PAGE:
February PowerShell One-Liner

If you subscribe to the SAPIEN newsletter you should have seen this already. If not, why don’t you take a moment to subscribe? Create an account at my.SAPIEN.com and you’ll automatically be subscribed. Each month you’ll get all the latest product and training news from SAPIEN Technologies as well as useful tips like this Powershell one-liner that produces a report on event log sizes for multiple computers.

This is a single line PowerShell expression, although you could easily insert it into a script file to save some typing. I’ve inserted line breaks using the escape character (`) to make this easier to read.

Get-Content c:\computers.txt  | where {($_.Trim()).length -gt 0} | foreach { 
 Get-WmiObject Win32_NTEventLogFile -computer $_.Trim() `
 -filter "NumberOfRecords > 0" | Select-Object `
 @{Name="Computername";Expression={$_.CSName}},LogFileName,NumberOfRecords,`
 @{Name="Size(KB)";Expression={$_.FileSize/1kb}},`
 @{Name="MaxSize(KB)";Expression={($_.MaxFileSize/1KB) -as [int]}}, `
 @{name="PercentUsed";Expression={"{0:P2}" -f ($_.filesize/$_.maxFileSize)}}
} |  Sort Computername  | Format-Table -GroupBy Computername `
-property LogFileName,NumberOfRecords,*Size*,PercentUsed
 

This expression will go through all the computer names in C:\computers.txt. Each string is validated by Where-Object which strips out any surrounding spaces and only sends on strings with a length greater than 0.  This weeds out blank lines. Each computer name is then passed to ForEach-Object which uses Get-WmiObject to query the Win32_NTEventLogFile, looking for event logs with more than 0 entries.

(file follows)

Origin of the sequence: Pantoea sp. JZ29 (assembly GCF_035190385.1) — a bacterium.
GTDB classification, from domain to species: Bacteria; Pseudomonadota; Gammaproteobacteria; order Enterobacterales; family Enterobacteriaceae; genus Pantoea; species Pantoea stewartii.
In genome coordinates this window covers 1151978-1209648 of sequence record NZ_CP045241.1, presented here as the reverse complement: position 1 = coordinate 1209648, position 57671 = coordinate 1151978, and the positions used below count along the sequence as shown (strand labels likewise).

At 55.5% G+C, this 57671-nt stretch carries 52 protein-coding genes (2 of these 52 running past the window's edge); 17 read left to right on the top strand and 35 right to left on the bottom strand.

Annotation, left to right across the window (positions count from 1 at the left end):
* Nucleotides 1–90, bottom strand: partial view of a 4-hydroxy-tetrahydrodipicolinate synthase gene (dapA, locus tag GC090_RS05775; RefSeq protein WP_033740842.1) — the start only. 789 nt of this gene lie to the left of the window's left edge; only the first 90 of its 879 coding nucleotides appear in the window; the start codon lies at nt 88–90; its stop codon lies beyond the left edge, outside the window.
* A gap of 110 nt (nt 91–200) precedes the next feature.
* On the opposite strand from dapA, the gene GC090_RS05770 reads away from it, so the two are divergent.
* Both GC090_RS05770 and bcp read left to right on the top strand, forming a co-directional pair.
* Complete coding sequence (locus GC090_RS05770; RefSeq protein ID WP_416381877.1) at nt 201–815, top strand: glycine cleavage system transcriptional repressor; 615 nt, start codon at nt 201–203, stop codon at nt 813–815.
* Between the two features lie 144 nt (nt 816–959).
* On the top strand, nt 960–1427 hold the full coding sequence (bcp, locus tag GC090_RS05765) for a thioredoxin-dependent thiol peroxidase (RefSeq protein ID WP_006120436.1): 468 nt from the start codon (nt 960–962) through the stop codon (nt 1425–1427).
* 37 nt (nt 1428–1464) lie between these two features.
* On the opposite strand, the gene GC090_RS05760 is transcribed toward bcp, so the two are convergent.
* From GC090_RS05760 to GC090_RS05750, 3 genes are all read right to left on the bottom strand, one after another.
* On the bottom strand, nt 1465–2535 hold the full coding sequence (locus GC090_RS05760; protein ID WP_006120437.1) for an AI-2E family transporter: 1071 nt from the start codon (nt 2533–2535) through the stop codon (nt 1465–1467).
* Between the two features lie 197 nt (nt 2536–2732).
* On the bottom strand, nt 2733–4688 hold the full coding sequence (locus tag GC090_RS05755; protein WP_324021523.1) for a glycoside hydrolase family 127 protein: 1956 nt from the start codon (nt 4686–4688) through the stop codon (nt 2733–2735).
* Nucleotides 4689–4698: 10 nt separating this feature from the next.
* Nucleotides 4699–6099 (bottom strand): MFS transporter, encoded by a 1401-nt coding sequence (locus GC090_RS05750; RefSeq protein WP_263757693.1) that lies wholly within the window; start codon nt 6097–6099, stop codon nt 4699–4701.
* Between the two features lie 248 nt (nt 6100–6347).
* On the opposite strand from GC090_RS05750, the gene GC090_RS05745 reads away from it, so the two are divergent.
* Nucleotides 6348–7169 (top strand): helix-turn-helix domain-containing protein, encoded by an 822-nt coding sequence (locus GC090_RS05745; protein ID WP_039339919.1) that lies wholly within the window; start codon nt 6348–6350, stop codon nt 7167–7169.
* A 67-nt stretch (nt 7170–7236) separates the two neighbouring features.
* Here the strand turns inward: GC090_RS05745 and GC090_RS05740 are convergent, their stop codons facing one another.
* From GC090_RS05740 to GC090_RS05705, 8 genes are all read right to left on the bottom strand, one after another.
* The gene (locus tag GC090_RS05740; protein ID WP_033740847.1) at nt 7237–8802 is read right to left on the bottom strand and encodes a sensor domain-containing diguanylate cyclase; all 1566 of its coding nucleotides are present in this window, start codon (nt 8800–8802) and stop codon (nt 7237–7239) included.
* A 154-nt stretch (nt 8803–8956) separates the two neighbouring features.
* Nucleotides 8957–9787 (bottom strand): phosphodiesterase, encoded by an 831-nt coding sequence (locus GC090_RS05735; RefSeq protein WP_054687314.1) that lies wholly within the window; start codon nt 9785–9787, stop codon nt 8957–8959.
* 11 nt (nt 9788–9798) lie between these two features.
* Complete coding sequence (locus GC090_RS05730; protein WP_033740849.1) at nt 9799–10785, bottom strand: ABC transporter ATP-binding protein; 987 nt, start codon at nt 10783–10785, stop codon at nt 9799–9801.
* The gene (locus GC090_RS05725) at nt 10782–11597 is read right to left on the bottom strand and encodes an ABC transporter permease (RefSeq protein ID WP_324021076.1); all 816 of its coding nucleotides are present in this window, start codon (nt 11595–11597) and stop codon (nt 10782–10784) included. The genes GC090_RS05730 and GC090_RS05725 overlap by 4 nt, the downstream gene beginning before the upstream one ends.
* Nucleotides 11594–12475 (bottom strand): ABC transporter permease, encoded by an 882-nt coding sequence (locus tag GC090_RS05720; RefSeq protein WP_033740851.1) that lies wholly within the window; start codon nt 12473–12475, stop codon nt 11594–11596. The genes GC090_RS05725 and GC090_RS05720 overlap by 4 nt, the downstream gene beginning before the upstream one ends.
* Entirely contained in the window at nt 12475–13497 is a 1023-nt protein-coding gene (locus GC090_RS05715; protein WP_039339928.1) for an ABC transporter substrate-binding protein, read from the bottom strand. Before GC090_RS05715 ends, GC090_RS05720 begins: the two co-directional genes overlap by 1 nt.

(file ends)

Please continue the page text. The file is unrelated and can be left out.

feb09OneLinerCaptureEach event log is then passed to Select-Object which creates a custom object for the computer, defining properties for name, size and maximum size in KB and a percentage used. These results are piped to Sort-object which sorts on the computername property. Finally output is piped to Format-Table which groups the output by computername and prepares a formatted report.

I ended the expression by creating a report, which you could have further sent to a file using Out-File or directly to a printer using Out-Printer. Or perhaps instead of a formatted report, you could have created an HTML report using ConvertTo-HTML. The point is that PowerShell’s pipeline is flexible and versatile.

If you are new to PowerShell looking for a resource, take a look at Windows PowerShell v1.0: TFM 2nd Edition. Also keep an eye on the blog for announcements regarding PowerShell training this year. Finally, if you need help with this one-liner or any PowerShell question, please join the discussion at ScriptingAnswers.com.

If you want to try this one-liner out, download it here.